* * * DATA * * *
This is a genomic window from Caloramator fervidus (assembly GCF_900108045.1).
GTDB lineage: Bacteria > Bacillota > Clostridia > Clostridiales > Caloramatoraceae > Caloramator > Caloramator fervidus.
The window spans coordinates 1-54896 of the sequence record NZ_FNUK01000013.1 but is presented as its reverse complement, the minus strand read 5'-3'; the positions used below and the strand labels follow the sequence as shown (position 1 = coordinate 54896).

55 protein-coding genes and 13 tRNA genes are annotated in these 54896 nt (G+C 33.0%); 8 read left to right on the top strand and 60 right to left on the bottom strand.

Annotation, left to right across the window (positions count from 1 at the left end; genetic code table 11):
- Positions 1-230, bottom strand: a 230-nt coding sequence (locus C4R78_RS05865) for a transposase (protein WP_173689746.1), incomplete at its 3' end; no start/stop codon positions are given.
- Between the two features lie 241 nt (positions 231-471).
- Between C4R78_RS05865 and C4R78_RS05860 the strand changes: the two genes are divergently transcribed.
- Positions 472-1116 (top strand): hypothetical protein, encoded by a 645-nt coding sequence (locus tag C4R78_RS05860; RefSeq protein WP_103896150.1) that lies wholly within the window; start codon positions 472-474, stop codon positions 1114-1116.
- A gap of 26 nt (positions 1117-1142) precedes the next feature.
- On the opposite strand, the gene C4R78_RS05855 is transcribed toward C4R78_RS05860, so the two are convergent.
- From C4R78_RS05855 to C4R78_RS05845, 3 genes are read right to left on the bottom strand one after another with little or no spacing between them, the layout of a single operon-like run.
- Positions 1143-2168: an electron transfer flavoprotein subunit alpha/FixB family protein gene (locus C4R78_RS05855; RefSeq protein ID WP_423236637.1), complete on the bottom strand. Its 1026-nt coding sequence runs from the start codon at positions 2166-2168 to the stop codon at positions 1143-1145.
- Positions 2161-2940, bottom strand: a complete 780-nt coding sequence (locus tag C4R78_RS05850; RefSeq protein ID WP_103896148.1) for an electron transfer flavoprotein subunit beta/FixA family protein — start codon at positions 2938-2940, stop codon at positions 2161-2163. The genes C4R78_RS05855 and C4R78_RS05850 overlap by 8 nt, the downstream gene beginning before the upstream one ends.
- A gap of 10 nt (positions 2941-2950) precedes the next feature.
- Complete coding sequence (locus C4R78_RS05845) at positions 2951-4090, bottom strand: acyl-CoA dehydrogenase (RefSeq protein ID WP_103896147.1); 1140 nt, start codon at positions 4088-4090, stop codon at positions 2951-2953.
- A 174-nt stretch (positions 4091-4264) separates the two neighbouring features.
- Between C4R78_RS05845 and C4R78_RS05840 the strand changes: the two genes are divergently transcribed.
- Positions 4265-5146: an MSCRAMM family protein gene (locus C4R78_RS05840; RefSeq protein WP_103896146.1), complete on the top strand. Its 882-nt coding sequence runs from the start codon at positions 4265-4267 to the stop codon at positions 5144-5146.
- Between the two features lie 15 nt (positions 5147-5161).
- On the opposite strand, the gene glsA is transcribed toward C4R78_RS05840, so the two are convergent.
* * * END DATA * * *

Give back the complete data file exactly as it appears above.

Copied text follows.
This is a genomic window from Caloramator fervidus (assembly GCF_900108045.1).
GTDB lineage: Bacteria > Bacillota > Clostridia > Clostridiales > Caloramatoraceae > Caloramator > Caloramator fervidus.
The window spans coordinates 1-54896 of the sequence record NZ_FNUK01000013.1 but is presented as its reverse complement, the minus strand read 5'-3'; the positions used below and the strand labels follow the sequence as shown (position 1 = coordinate 54896).

55 protein-coding genes and 13 tRNA genes are annotated in these 54896 nt (G+C 33.0%); 8 read left to right on the top strand and 60 right to left on the bottom strand.

Annotation, left to right across the window (positions count from 1 at the left end; genetic code table 11):
- Positions 1-230, bottom strand: a 230-nt coding sequence (locus C4R78_RS05865) for a transposase (protein WP_173689746.1), incomplete at its 3' end; no start/stop codon positions are given.
- Between the two features lie 241 nt (positions 231-471).
- Between C4R78_RS05865 and C4R78_RS05860 the strand changes: the two genes are divergently transcribed.
- Positions 472-1116 (top strand): hypothetical protein, encoded by a 645-nt coding sequence (locus tag C4R78_RS05860; RefSeq protein WP_103896150.1) that lies wholly within the window; start codon positions 472-474, stop codon positions 1114-1116.
- A gap of 26 nt (positions 1117-1142) precedes the next feature.
- On the opposite strand, the gene C4R78_RS05855 is transcribed toward C4R78_RS05860, so the two are convergent.
- From C4R78_RS05855 to C4R78_RS05845, 3 genes are read right to left on the bottom strand one after another with little or no spacing between them, the layout of a single operon-like run.
- Positions 1143-2168: an electron transfer flavoprotein subunit alpha/FixB family protein gene (locus C4R78_RS05855; RefSeq protein ID WP_423236637.1), complete on the bottom strand. Its 1026-nt coding sequence runs from the start codon at positions 2166-2168 to the stop codon at positions 1143-1145.
- Positions 2161-2940, bottom strand: a complete 780-nt coding sequence (locus tag C4R78_RS05850; RefSeq protein ID WP_103896148.1) for an electron transfer flavoprotein subunit beta/FixA family protein — start codon at positions 2938-2940, stop codon at positions 2161-2163. The genes C4R78_RS05855 and C4R78_RS05850 overlap by 8 nt, the downstream gene beginning before the upstream one ends.
- A gap of 10 nt (positions 2941-2950) precedes the next feature.
- Complete coding sequence (locus C4R78_RS05845) at positions 2951-4090, bottom strand: acyl-CoA dehydrogenase (RefSeq protein ID WP_103896147.1); 1140 nt, start codon at positions 4088-4090, stop codon at positions 2951-2953.
- A 174-nt stretch (positions 4091-4264) separates the two neighbouring features.
- Between C4R78_RS05845 and C4R78_RS05840 the strand changes: the two genes are divergently transcribed.
- Positions 4265-5146: an MSCRAMM family protein gene (locus C4R78_RS05840; RefSeq protein WP_103896146.1), complete on the top strand. Its 882-nt coding sequence runs from the start codon at positions 4265-4267 to the stop codon at positions 5144-5146.
- Between the two features lie 15 nt (positions 5147-5161).
- On the opposite strand, the gene glsA is transcribed toward C4R78_RS05840, so the two are convergent.